Department of Neuroscience,
Canadian Centre for Behavioral Neuroscience,
University of Lethbridge,
Lethbridge, AB, Canada

Elizabeth L. Glisky

Department of Psychology,
University of Arizona,
Tucson, AZ, USA

Martha L. Glisky

Evergreen Hospital Medical Center,
Kirkland, WA, USA

Leslie J. Gonzalez Rothi

VA Brain Rehabilitation Research Center,
Gainesville, FL, USA

Cheryl L. Grady

Rotman Research Institute at Baycrest,
Departments of Psychiatry and Psychology,
University of Toronto,
Toronto, ON, Canada

Carol Greenwood

Kunin-Lunenfeld Applied Research Unit at Baycrest,
University of Toronto,
Toronto, ON, Canada

Gerri Hanten

Department of Physical Medicine and Rehabilitation,
Baylor College of Medicine,
Houston, TX, USA

Richard G. Hunter

Harold and Margaret Milliken Hatch Laboratory of Neuroendocrinology,
The Rockefeller University,
New York, NY, USA

Masud Husain

Institute of Neurology and Institute of Cognitive Neuroscience,
University College London,
London, UK

Narinder Kapur

Addenbrooke’s Hospital,
Cambridge, UK

Bryan Kolb

Canadian Centre for Behavioral Neuroscience,
University of Lethbridge,
Lethbridge, AB, Canada

Arthur F. Kramer

Beckman Institute for Advanced Science and Technology,
University of Illinois,
Urbana, IL, USA

Susan A. Leon

VA Brain Rehabilitation Research Center,
Gainesville, FL, USA

Harvey S. Levin

Department of Physical Medicine and Rehabilitation,
Baylor College of Medicine,
Houston, TX, USA

Brian Levine

Rotman Research Institute at Baycrest,
University of Toronto,
Toronto, ON, Canada

Nadina Lincoln

Institute of Work Health and Organisations,
University of Nottingham,
Nottingham, UK

Thomas W. McAllister

Department of Psychiatry,
Dartmouth-Hitchcock Medical Center,
Lebanon, NH, USA

Edward McAuley

Department of Kinesiology and Community Health
University of Illinois
Urbana, IL
USA

Bruce S. McEwen

Harold and Margaret Milliken Hatch Laboratory of Neuroendocrinology,
The Rockefeller University,
New York, NY, USA

David M. Morris

Department of Physical Therapy,
University of Alabama at Birmingham,
Birmingham, AL, USA

Stephen E. Nadeau

Brain Rehabilitation Research Center,
Malcolm Randall DVA Medical Center,
Gainesville, FL, USA

Roshan das Nair

School of Psychology,
University of Nottingham,
Nottingham, UK

Matthew Parrott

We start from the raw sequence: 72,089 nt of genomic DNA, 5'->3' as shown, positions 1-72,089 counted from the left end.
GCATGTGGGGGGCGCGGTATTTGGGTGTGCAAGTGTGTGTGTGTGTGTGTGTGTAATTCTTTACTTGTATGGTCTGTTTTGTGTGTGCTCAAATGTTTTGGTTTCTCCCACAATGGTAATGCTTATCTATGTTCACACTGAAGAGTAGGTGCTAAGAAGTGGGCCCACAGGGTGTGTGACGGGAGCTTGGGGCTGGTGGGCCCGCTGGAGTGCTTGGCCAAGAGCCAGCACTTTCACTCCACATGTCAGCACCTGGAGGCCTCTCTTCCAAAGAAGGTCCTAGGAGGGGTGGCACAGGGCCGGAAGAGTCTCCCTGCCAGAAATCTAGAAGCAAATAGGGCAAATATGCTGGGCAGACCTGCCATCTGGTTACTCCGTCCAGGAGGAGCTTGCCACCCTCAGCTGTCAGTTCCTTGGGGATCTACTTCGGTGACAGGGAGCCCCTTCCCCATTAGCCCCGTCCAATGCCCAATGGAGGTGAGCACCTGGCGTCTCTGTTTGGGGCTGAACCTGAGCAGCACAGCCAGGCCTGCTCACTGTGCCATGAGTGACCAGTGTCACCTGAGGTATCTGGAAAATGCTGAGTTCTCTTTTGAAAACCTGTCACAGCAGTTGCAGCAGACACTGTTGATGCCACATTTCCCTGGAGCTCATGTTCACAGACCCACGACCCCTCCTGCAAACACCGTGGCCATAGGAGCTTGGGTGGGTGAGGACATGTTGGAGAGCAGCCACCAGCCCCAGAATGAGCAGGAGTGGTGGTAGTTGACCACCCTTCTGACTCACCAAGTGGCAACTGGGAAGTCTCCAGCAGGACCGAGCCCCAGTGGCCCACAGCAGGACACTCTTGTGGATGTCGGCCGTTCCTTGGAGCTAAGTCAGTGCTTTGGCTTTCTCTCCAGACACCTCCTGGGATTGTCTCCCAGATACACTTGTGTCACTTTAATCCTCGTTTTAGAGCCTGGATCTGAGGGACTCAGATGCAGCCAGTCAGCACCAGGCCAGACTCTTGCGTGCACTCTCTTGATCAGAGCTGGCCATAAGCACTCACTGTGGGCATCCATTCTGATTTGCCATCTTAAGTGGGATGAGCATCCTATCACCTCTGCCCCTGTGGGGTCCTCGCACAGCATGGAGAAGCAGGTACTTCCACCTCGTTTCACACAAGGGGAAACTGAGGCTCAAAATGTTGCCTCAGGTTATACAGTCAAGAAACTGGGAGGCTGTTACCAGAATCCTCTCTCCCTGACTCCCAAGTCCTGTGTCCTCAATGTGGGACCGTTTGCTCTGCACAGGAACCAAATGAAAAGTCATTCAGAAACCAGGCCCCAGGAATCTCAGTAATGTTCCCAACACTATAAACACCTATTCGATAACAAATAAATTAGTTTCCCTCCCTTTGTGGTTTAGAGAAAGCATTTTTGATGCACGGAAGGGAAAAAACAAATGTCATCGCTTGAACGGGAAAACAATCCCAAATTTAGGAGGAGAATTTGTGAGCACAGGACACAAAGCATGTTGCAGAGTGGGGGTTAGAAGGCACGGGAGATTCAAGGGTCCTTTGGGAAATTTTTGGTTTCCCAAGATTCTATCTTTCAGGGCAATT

Kunin-Lunenfeld Applied Research Unit,
Baycrest,
Toronto, ON, Canada

Jennie Ponsford

School of Psychology, Psychiatry and Psychological Medicine,
Monash University,
Clayton, Victoria, Australia

George P. Prigatano

Barrow Neurological Institute,
St. Joseph’s Hospital − CHW,
Phoenix, AZ, USA

Joel Ramirez

LC Campbell Cognitive Neurology Research Unit,
Sunnybrook Health Sciences Centre,
Toronto, ON, Canada

John M. Ringman

UCLA Alzheimer’s Disease Center,
University of California,
Los Angeles, CA, USA

Ian H. Robertson

Trinity College Institute of Neuroscience, and
School of Psychology,
Trinity College Dublin, Ireland

Amy D. Rodriguez

Department of Communicative Disorders,
University of Florida,
Gainesville, FL, USA

John C. Rosenbek

Department of Communicative Disorders,
University of Florida,
Gainesville, FL, USA

Bernhard Ross

Rotman Research Institute at Baycrest,
University of Toronto,
Toronto, ON, Canada

Erik Scherder

Department of Clinical Neuropsychology,
Vrije Universiteit Amsterdam, and
Institute of Human Movement Sciences,
Rijksuniversiteit Groningen, The Netherlands

Victoria Singh-Curry

Institute of Neurology and Institute of Cognitive Neuroscience,
University College London,
London, UK

Trudi Stickland

Hotchkiss Brain Institute,
Faculty of Medicine,
University of Calgary,
Calgary, AB, Canada

Donald T. Stuss

Rotman Research Institute at Baycrest,
University of Toronto,
Toronto, ON, Canada

Edward Taub

Department of Psychology,
University of Alabama at Birmingham,
Birmingham, AL, USA

Gary R. Turner

Rotman Research Institute at Baycrest,
Toronto, ON, Canada

Harry V. Vinters

Department of Pathology and Laboratory Medicine (Neuropathology),
UCLA Medical Center,
University of California,
Los Angeles, CA, USA

Samuel Weiss

Hotchkiss Brain Institute,
Faculty of Medicine,
University of Calgary,
Calgary, AB, Canada

John Whyte

Moss Rehabilitation Research Institute,
Elkins Park, PA, and
Department of Rehabilitation Medicine,
Thomas Jefferson University,
Philadelphia, PA, USA

Barbara A. Wilson

MRC Cognition and Brain Sciences Unit,
Cambridge, UK

Gordon Winocur

Rotman Research Institute at Baycrest,
University of Toronto,
Toronto, ON, Canada

J. Martin Wojtowicz

Department of Physiology,
Faculty of Medicine,
University of Toronto,
Toronto, ON, Canada